Alle sabato 3 marzo 2007, Alan Lake ha scritto:
> How does one refer to a tk special variable in Ruby?  In Perl, it is
> $Tk::<variable>.  What tk special variables are available in Ruby?  I'm
> referring to variables like patchLevel, strictMotif, VERSION and
> version.
>
> In /usr/lib/ruby/1.8/tk.rb, I found TCL_VERSION, TCL_PATCHLEVEL,
> TCL_MAJOR_VERSION, TCL_MINOR_VERSION, TK_VERSION, TK_PATCHLEVEL,
> TK_MAJOR_VERSION,   TK_MINOR_VERSION and JAPANIZED_TK.  This may be what
> I'm looking for, but these are constants, not variables.
>
> When I try to refer to them (in irb), but after saying
>   require 'tk'
> I have tried as many different ways as I can...
>   puts tk::TK_VERSION
>   puts TK_VERSION
>   puts TK::TK_VERSION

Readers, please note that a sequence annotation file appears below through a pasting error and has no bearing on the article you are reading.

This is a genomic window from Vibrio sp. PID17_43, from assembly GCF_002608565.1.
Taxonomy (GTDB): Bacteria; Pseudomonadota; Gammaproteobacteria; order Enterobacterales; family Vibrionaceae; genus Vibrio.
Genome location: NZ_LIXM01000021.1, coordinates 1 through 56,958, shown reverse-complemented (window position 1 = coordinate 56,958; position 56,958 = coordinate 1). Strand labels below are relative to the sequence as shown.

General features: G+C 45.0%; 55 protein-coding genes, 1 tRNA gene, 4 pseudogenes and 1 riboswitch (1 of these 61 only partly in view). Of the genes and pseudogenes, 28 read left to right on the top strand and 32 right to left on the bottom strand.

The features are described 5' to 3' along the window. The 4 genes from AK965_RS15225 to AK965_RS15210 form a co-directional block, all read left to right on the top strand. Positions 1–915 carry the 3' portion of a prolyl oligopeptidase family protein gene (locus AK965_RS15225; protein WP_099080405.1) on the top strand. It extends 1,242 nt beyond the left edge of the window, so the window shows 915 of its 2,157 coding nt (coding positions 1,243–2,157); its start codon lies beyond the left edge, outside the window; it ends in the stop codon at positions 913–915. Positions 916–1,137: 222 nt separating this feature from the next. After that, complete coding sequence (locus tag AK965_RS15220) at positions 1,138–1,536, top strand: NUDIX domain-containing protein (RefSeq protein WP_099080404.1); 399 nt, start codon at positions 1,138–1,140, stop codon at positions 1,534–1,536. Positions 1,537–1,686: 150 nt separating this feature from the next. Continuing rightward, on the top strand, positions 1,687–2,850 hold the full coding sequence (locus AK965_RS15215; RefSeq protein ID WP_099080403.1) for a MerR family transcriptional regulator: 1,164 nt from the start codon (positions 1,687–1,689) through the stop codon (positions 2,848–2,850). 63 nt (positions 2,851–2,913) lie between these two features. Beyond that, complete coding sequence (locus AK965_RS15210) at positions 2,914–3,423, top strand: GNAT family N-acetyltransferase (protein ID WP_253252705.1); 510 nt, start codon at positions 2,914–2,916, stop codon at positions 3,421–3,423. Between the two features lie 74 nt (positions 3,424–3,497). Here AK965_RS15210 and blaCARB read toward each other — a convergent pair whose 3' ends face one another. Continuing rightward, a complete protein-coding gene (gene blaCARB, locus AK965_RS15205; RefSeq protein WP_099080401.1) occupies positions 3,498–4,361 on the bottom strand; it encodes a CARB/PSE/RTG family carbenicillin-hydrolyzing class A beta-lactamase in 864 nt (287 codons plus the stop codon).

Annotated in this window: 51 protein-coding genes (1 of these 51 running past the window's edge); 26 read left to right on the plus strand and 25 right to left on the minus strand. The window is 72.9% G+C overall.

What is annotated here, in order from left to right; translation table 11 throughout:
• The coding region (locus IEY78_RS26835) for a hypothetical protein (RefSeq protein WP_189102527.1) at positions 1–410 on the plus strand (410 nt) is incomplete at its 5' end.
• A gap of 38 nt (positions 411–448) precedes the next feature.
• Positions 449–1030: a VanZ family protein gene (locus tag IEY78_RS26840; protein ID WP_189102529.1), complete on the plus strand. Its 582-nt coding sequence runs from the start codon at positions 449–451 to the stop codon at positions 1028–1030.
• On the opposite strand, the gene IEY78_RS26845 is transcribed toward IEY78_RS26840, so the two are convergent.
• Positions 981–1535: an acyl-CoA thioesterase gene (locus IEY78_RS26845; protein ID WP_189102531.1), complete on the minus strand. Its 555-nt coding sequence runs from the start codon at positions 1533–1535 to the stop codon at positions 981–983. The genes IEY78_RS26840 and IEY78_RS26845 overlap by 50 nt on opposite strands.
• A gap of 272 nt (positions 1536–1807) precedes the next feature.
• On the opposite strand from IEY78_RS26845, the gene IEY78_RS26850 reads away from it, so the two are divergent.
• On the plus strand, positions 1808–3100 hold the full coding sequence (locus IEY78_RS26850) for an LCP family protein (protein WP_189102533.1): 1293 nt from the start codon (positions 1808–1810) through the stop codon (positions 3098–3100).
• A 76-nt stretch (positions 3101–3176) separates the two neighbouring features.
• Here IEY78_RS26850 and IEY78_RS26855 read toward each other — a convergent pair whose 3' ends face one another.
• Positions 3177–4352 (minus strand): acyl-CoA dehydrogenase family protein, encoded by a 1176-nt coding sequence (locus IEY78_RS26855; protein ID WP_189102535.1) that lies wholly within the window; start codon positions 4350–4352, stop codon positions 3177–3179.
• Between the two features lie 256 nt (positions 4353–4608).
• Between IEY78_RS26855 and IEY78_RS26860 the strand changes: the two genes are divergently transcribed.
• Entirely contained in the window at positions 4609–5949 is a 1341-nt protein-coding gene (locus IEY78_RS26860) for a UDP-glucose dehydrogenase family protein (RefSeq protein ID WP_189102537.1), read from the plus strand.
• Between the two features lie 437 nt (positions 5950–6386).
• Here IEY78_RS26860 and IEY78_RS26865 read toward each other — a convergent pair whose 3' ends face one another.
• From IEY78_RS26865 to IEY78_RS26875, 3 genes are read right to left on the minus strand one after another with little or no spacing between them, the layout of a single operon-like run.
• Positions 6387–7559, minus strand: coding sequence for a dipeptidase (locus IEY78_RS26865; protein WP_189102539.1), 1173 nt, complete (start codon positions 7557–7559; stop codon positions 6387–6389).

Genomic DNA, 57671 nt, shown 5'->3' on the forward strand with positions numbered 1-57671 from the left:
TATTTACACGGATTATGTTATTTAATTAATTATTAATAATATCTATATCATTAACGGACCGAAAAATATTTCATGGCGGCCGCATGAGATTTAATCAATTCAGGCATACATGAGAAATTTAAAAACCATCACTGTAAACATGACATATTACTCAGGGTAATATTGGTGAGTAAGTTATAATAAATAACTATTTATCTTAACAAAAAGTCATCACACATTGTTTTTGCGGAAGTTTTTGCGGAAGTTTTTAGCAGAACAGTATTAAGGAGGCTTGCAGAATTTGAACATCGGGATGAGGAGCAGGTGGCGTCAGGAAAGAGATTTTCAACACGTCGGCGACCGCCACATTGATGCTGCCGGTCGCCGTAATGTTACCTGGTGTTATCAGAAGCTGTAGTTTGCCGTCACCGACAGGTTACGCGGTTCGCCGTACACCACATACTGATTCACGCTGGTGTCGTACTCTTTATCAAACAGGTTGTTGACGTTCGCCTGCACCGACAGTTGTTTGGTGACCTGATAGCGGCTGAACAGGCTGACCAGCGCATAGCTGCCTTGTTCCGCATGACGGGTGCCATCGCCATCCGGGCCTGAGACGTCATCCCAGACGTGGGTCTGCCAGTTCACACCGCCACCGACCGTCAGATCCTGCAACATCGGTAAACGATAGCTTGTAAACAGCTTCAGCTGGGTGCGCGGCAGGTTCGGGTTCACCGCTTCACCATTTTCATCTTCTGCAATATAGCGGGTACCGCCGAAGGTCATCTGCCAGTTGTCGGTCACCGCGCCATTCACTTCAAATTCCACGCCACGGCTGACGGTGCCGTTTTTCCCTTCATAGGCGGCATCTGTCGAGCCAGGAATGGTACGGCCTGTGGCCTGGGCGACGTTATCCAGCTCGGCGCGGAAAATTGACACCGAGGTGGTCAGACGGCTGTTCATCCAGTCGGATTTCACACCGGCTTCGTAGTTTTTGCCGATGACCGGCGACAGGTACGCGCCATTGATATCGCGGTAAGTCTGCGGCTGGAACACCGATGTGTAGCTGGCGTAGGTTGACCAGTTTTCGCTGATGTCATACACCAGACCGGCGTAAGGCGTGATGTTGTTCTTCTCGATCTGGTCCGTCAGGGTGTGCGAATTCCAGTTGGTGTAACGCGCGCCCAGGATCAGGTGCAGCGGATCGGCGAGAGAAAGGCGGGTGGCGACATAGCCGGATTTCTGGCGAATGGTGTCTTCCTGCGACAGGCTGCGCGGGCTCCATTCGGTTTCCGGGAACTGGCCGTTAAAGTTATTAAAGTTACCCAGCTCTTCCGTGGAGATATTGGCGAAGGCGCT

I know nothing of tk, but the constants you looked for are in module Tk, not 
TK and not tk (which can't be a module name since it doesn't begin with an 
uppercase character). So, you should do:

require 'tk'
puts Tk::TK_VERSION
...

Looking at the names of the variables you mentioned (keeping in mind that I 
don't know tk), I think there's a good reason for which they're constants: 
for instance, TK_VERSION is the version of tk you have on your system, so I 
can't think of a reason to change them.

By the way, to get the names of the constants (including classes and modules) 
defined in a class or module, you can use the constants method of the Module 
class. If you call it as a class method of the module class (i.e 
Module.constants), it will return an array with the top-level constants. If 
you call it as an instance method of a class / module it will return the 
names of the constants defined in it. In your case:

require 'tk'
Module.constants.sort
=> ["ARGF", "ARGV", "ArgumentError", "Array", ..., "Tk", "TkAfter", ...]

This tells you the module you needed is called Tk. To know the constants 
defined in the Tk module, you can do:

Tk.constants.sort
=> ["AUTO_PATH", "BinaryString", ..., "TK_PATCHLEVEL", "TK_VERSION", ...]

I hope this helps

Stefano